But let’s focus on Bulls-Knicks, which was always the greatest of all theater even though, at full strength, the Knicks never — not once — beat the Bulls in five playoff tries. But if both teams were armed with O’Brien Trophies — maybe multiple ones — the dynamic is completely different. And the whole ’90s NBA landscape looks entirely different.
Anyway. Enjoy “Last Dance” Sunday night.
I understand that it’s fun for the old Bulls to pile on Jerry Krause now, and his record is fair game. But I have two questions for Phil Jackson in particular: 1) If Krause hadn’t personally rescued you from the CBA, how would you have enjoyed your career as the most popular phys ed teacher in Woodstock, N.Y.; and 2) Remind us again how did you do when you took a crack at being a GM?
Love him or hate him, you have to say this about Jerry Jones: He sure knows how to live his best life. I’d have to say the same thing about Kliff Kingsbury, too.
“Waco,” now available on Netflix, is a six-part limited series that feels like it flies by in six minutes. And it’s sure good to see whatever happened to old Tim Riggins from “Friday Night Lights.”
Good on SNY, which will be airing all five games of the 1969 World Series on all five nights this week at 7:30 p.m., including Game 1 Monday (and I don’t mean to be a spoiler here, but let’s say that flies in the face of the kinds of games team-affiliated networks normally show).
Whack Back At Vac
Howie Siegel: I am a long suffering Knicks fan (1966). Ken Atkinson is a fine selection, but my vote goes to Mike Miller. Remember how the team lit up so dramatically when he replaced David Fizdale? I guess this makes good bar-room debate. No matter what, James Dolan will stick his fingers in this and mess up any plan. Just ask Donnie Walsh.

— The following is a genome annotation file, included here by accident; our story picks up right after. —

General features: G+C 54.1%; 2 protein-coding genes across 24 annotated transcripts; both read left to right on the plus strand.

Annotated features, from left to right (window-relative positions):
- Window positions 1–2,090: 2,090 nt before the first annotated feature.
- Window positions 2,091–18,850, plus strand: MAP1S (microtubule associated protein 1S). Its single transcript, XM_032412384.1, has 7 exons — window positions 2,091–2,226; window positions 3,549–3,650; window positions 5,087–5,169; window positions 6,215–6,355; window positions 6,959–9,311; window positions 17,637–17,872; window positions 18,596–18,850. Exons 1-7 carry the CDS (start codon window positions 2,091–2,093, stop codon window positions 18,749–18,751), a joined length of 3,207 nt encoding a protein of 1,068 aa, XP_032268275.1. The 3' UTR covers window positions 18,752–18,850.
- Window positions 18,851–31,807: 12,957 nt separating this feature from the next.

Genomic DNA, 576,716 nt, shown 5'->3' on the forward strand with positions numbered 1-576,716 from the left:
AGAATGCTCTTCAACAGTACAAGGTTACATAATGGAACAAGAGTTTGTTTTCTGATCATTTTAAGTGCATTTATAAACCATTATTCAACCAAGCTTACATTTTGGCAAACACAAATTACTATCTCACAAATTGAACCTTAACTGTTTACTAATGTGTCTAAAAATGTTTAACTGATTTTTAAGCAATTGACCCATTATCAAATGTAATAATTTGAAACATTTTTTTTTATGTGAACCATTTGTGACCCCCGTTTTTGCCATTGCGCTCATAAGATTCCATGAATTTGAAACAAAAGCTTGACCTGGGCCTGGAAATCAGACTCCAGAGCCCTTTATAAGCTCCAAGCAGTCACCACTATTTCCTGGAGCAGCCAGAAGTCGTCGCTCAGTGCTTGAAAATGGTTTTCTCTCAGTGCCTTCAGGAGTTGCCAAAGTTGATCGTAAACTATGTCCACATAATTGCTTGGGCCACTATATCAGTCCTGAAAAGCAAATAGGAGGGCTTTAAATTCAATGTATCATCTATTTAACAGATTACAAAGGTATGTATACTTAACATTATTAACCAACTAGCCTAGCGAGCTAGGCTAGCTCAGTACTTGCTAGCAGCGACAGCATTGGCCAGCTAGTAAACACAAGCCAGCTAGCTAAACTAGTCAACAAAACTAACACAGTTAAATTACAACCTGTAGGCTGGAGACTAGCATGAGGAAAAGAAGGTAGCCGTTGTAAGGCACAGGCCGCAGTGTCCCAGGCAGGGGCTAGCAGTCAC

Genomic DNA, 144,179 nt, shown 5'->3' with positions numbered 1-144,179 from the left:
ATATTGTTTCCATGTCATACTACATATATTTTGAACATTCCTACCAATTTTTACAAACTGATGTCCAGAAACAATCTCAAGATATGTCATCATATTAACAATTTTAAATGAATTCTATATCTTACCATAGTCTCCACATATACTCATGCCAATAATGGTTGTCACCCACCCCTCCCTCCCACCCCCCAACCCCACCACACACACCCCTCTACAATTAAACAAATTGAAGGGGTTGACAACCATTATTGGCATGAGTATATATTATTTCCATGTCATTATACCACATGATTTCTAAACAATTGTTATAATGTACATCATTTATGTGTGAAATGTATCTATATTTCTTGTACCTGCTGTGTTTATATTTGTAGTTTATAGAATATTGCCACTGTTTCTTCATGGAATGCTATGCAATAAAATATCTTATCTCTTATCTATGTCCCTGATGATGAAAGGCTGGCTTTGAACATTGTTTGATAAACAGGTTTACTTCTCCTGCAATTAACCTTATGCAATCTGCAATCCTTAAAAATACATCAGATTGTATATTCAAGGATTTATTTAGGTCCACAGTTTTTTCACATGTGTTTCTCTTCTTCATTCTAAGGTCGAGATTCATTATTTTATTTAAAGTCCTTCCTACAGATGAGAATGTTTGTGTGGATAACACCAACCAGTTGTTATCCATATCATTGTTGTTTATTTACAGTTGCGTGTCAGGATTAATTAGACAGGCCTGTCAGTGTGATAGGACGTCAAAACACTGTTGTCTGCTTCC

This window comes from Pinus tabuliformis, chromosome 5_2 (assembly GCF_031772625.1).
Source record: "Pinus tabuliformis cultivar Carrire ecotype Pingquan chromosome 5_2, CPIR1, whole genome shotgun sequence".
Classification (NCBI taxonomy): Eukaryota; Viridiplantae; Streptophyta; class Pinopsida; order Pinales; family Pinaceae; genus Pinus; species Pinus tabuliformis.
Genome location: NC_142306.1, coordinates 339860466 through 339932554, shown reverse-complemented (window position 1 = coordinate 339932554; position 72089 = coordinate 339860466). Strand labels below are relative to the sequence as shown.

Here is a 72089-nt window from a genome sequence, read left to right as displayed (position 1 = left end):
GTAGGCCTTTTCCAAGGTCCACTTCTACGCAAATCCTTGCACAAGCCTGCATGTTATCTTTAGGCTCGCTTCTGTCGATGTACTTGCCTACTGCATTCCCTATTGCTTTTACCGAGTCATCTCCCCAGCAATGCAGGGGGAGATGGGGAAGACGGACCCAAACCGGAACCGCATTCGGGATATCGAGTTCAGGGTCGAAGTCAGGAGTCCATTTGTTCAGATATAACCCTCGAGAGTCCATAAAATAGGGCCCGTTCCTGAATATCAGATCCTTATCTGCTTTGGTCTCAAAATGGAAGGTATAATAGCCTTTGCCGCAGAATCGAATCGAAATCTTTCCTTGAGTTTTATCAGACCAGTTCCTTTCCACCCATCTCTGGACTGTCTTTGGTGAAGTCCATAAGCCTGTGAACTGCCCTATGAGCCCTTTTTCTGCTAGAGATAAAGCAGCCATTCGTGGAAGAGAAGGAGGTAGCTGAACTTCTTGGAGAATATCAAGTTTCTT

Vac: Sadly, I fear that when things ever do break well for the Knicks — whatever decade that might occur in — their fans will be too stunned to be able to enjoy it much.
Robert Papp: As for Lookin’ Good New York Logos: Does that Devils logo not look like a wrench out of a Craftsman tool box? Just sayin’ …
Vac: That may not quite be the hidden arrow in the FedEx logo or the hidden “31” in Baskin-Robbins’ … but that’s not bad.
@JoeStatMan64: Great story on the Chernoffs. It shows the love between parent & child. I never had the joy of playing catch with my dad, he passed away July 18, 1966, I was 20 months old. The first time I saw “Field of Dreams,” was with my friend John at his home in New Jersey. He said, “pay attention to the ending.”
@MikeVacc: Whenever people debate the merits of “Field of Dreams” as a movie, I always find it irrelevant. Whatever you feel about what comes before, if you aren’t moved by the ending, you don’t feel, period. Having a simple catch just strikes to the very heart of so much about who we are, doesn’t it?
Richard T. Dunne: Mike, love the column, but the Lion was cowardly and, hence, no longer scared after he got his testimonial in the form of a badge of courage! The Scarecrow got a brain! He was never scared.
Vac: I should be sentenced to having those terrifying flying monkeys invade my dreams for making that mistake.